But some days it's nearly impossible to get anything done. More
than any Mac I've owned, this MacBook regularly experiences
freezes, crashes, and restarts that often seem to be related to
memory issues. It's been nearly impossible to pinpoint a pattern,
but I assumed it was something installed on my machine by my
company. After reading numerous reports this week about similar
issues, I'm not so sure.
When Gregory McFadden tweeted that Control Center was
using 26GB of the 64GB of RAM on his new MacBook Pro, the
screenshot looked very familiar. While Control Center never ate up
that much RAM for me, I regularly spot spikes when using Safari and
Photoshop Elements and have seen more sporadic issues with Mail and
other apps. Sometimes the issues cause slowdowns that work
themselves out in a few minutes, other times my machine locks up
and forces a restart it.
I now keep Activity Monitor open while I work and it's
rare that the memory pressure monitor isn't yellow or red. Like
most Mac users, I tend to keep several apps idling in the
background—Mail, Music, Safari, Outlook, Word, etc.—but with the M1
MacBook, I often need to quit apps to free up application memory.
Closing Safari tabs is a regular task necessary to free up memory
and keep my machine running smoothly.
Activity Monitor often shows my memory pressure in the red.
That's extremely similar to the MacBook Pro and Monterey issues
I've read this week—except I'm still running Big Sur. That leads me
to believe it's a bigger problem that wasn't as widely reported
until now. Perhaps it's because developers tend to be more
hyper-aware of things like this or it's exacerbated by the extra
RAM in the new MacBook Pro, but the number of people experiencing
this issue appears to be growing. And I hope Apple is
When the M1 chip was released, Apple changed the way we think of
RAM on our Macs. As in the iPhone and iPad, the memory was now
affixed on the same package as the system-on-chip. The M1 Pro and
M1 Max with higher memory options, but the M1 tops out at 16GB and
As our own Jason Snell wrote back when the M1 was released, that tidy
system has benefits: The M1 processor's memory is a single pool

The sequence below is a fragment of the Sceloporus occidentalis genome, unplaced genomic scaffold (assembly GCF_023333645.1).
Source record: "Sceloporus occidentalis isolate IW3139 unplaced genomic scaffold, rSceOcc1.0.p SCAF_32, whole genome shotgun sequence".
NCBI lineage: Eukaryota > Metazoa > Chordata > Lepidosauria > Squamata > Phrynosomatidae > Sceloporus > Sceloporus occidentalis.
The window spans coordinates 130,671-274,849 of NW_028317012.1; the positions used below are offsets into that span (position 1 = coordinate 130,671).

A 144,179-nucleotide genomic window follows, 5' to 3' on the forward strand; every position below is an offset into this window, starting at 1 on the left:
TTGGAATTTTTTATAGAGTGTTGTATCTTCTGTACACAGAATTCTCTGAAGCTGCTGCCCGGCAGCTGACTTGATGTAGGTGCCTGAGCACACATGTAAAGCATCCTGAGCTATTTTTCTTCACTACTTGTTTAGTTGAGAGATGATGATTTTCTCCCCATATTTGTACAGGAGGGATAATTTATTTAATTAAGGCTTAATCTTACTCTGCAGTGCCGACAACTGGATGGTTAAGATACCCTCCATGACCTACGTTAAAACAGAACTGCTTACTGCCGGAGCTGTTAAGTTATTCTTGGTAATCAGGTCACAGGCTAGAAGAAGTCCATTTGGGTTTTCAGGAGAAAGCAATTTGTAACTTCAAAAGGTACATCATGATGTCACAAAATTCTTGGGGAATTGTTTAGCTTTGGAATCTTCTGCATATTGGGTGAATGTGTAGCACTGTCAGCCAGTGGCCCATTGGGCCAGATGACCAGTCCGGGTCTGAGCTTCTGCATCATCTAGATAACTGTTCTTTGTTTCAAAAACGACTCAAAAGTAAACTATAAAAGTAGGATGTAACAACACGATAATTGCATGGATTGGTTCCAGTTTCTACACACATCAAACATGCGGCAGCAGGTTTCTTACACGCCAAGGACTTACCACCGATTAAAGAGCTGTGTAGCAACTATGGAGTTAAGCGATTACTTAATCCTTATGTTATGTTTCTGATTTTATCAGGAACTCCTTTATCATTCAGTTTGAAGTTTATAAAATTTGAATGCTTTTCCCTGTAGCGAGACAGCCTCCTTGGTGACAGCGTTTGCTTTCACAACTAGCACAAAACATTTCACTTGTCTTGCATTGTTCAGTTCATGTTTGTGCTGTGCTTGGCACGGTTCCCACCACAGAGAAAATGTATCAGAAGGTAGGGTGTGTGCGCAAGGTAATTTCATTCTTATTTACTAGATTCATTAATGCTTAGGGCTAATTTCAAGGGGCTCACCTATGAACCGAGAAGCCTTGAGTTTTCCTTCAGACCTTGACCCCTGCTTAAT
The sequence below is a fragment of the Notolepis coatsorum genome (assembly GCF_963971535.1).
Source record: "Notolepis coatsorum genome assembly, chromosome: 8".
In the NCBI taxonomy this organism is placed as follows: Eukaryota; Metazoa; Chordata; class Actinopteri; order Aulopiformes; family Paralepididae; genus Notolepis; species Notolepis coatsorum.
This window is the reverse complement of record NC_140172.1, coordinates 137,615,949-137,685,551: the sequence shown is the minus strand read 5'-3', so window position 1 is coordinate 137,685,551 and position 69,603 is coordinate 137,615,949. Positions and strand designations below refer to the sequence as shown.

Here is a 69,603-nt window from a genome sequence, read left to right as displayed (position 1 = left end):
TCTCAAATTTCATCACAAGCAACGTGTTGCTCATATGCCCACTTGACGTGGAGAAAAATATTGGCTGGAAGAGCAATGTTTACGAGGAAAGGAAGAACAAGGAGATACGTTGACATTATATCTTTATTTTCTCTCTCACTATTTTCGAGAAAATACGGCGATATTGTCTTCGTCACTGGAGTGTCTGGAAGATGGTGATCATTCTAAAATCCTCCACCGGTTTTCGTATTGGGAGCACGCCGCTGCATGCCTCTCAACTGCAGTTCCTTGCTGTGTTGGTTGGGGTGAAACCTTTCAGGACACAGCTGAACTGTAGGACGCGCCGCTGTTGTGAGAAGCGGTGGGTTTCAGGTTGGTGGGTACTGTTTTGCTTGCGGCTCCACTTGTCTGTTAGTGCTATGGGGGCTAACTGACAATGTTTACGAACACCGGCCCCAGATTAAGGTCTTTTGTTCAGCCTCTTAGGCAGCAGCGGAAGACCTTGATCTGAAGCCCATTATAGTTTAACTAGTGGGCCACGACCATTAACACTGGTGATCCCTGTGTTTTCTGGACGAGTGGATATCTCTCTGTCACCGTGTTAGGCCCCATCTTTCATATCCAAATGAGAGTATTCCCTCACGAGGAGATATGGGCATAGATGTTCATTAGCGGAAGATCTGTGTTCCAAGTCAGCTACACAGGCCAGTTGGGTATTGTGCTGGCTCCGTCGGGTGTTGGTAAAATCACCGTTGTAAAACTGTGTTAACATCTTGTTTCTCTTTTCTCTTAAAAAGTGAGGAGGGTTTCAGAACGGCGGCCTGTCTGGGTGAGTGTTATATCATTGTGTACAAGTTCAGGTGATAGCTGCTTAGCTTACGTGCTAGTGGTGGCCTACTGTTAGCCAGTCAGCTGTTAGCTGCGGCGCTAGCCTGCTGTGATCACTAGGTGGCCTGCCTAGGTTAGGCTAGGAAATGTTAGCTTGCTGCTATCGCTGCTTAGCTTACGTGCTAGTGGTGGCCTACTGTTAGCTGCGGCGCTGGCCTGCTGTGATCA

that's accessible by any portion of the processor. If the system
needs more memory for graphics, it can allocate that. If it needs
more memory for the Neural Engine, likewise. Even better, because
all the aspects of the processor can access all of the system
memory, there's no performance hit when the graphics cores need to
access something that was previously being accessed by a processor
core. On other systems, the data has to be copied from one portion
of memory to another—but on the M1, it's just instantly
Warnings like these—which I received while I was writing this
It's possible that macOS isn't managing this unified memory
structure properly, and will continue to allocate RAM beyond what
is available without freeing up RAM that is no longer needed. This
is commonly referred to as a memory leak. Performance gradually
deteriorates until you need to either wait for the RAM to clear,
force-quit the app, or restart the machine.
Sometimes a warning will appear when no single app is even using
that much memory and other times apps are seemingly using way more
memory than is available. I've seen single websites report using as
much as 20GB of RAM for no discernible reason, crippling my
Safari sites spiking
memory use happen on a regular basis.
Maybe now that it's more of a widespread issue, Apple will
figure it out. We've reached out to Apple for comment but haven't
heard back, and it's entirely possible that Apple fixes it in a
future version of macOS without ever addressing the issue publicly.
That's what happened with the excessive SSD usage earlier this year, though
that Applr says that was a data reporting error and not an actual
problem. The memory bug is an actual issue that needs to be fixed
as soon as possible.
In the meantime, there are a few ways to mitigate the issue. The
first is to be vigilant. As I said, keep Activity Monitor open, and
when you see an app's memory usage creeping up, address it. You can
also use a third-party memory cleaner that lets you quickly clear
RAM. Running that periodically will help keep your resources
available. And finally, stay up to date with the latest version of
Big Sur or Monterey, as a fix will hopefully arrive soon.